Dorothy is in good spirits, but tired and growing increasingly impatient. In January – well before life for most Americans had been dramatically disrupted by COVID-19 with stay at home orders and the shut down of non-essential businesses – the 72-year-old Chinese American living in Seattle, Washington’s Chinatown began to see signs that her community’s life was slowing down. She’d been reading the daily headlines in the Chinese newspaper about the virus in Wuhan and other parts of China..... Read More
California Governor Gavin Newsom in his State of the State address on February 12 spoke to the issue of the aging of the state’s population. “We need to get ready.… For the first time in our history, older Californians will outnumber young children.” In fact, California’s population of older adults is projected to increase by four million people by 2030. The state’s newly elected governor announced his commitment to establish a Master Plan for Aging to meet the needs of.... Read More
What Advocates for Older Adults Need to Know About the Budget Resolution
If you work with older adults (or have older adults in your life), you have a sense of what we all need as we age. The burden of high health care and housing costs on low-income seniors is growing, and fewer seniors can meet these basic needs: hot meals and enough food to eat, a stable home in the community, and quality health care. Unfortunately, Senate Republicans passed a budget resolution that would make this vision of aging more and more rare..... Read More
Older Adults & the ACA Health Insurance Marketplace: What’s at Stake for 2018
Among its many achievements, the Affordable Care Act (ACA) has made great strides in covering more older adults who previously had no access to health care. Before the ACA, many low-income older adults who did not have employer-based coverage had no affordable coverage options to address their growing health care needs prior to becoming eligible for Medicare. Insurance companies were allowed to effectively price lower-income older adults out of the individual market or deny them coverage altogether based on pre-existing conditions. These.... Read More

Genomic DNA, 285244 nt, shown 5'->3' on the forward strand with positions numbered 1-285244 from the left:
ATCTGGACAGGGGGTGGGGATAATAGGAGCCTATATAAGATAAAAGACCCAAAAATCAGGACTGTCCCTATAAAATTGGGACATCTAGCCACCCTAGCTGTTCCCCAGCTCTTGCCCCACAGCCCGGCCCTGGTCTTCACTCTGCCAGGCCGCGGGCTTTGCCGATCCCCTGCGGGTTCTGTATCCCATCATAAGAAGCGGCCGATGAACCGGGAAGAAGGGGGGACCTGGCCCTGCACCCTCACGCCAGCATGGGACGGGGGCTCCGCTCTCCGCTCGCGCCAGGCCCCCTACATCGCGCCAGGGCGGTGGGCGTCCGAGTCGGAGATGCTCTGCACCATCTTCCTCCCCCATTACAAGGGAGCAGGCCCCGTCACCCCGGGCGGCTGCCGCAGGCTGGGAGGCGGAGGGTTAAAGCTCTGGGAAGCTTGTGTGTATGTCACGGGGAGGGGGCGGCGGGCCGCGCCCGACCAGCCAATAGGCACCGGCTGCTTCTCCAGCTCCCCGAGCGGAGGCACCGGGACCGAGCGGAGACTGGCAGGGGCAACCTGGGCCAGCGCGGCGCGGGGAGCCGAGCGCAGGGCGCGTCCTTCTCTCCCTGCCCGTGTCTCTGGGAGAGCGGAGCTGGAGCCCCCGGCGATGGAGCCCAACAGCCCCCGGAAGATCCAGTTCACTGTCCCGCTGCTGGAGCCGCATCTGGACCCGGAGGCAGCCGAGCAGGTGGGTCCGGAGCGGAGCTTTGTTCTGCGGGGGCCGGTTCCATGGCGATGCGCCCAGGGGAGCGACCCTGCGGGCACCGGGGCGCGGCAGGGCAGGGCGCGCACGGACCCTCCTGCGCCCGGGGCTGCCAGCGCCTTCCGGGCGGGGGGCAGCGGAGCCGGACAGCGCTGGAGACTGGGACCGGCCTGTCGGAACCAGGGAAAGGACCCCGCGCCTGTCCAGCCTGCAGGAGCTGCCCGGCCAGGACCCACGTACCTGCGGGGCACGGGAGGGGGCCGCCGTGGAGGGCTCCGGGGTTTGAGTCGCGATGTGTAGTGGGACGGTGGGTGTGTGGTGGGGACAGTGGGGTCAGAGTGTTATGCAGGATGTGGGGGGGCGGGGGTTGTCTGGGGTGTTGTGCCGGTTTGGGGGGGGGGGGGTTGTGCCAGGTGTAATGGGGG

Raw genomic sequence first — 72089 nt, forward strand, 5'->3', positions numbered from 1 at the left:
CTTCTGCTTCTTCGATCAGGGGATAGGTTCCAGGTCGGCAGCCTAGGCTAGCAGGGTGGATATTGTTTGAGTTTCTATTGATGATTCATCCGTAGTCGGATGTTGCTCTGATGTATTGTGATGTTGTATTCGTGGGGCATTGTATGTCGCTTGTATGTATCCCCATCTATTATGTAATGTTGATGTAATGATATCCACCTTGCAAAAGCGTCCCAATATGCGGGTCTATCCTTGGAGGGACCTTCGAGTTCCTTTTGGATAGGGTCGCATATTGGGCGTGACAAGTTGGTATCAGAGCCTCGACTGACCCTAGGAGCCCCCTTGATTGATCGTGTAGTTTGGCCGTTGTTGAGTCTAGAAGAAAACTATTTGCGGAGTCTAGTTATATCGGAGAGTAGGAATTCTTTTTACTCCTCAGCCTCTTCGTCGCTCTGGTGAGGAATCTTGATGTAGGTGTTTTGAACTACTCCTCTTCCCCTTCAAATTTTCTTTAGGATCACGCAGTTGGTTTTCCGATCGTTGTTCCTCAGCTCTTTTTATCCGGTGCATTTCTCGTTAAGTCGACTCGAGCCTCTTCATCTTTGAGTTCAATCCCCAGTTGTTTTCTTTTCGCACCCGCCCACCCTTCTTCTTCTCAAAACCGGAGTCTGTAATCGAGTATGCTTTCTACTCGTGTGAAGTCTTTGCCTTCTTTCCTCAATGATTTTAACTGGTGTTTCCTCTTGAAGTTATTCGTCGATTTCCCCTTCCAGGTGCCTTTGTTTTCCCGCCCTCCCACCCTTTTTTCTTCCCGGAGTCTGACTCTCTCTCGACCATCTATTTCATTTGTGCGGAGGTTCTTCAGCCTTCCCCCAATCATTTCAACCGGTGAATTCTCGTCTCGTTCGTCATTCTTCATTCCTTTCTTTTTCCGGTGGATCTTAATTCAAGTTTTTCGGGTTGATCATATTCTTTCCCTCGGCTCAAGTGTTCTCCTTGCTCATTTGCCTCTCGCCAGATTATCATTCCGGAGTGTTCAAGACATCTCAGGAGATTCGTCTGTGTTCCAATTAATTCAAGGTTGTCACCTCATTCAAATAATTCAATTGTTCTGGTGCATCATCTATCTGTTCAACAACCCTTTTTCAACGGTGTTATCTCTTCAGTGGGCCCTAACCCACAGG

Tina and Jackie were born in the same town in 1947. Despite similar beginnings, their lives take very different turns. In 1967, Tina meets Frank. And Jackie meets Frances. As a same-sex couple, Jackie and Frances couldn’t marry, were denied spousal benefits, and experienced a lifetime of discrimination and lost wages. Fast forward to today, and Jackie, like so many other older adults, struggles with financial insecurity, social isolation, and overall lack of health and well-being, simply because they are lesbian, gay, bisexual, or transgender (LGBT).
People across our country are enjoying longer lives. In fact, 10,000 people are turning 65 every day. This is great news for all of us, as we have longer to enjoy the intergenerational relationships that make our families stronger. However, it provides a challenge for our caregiving infrastructure.
These demographic shifts are putting an increased demand on our families, our finances, and on our care system in ways we didn’t anticipate. With some forethought, investment and planning, we can prepare for them. Instead of preparing for the future, though, we’re facing unprecedented attacks on the care we already have. Republicans in Congress are trying to take us back decades right when we need to provide more care, not less.
by Jennifer Goldberg, Directing Attorney of the Justice in Aging Health Team. This post originally appeared on the Justice in Aging website.
Every day, whether seniors need to see a doctor, receive care in their home, or pay for prescription drugs, Medicare, Medicaid, and the Affordable Care Act (ACA) are lifelines for older adults. However, the entire health care system upon which older adults rely is at risk in the new Congress. Changes to the ACA will dramatically alter the Medicare and Medicaid programs, and jeopardize the care seniors receive each day.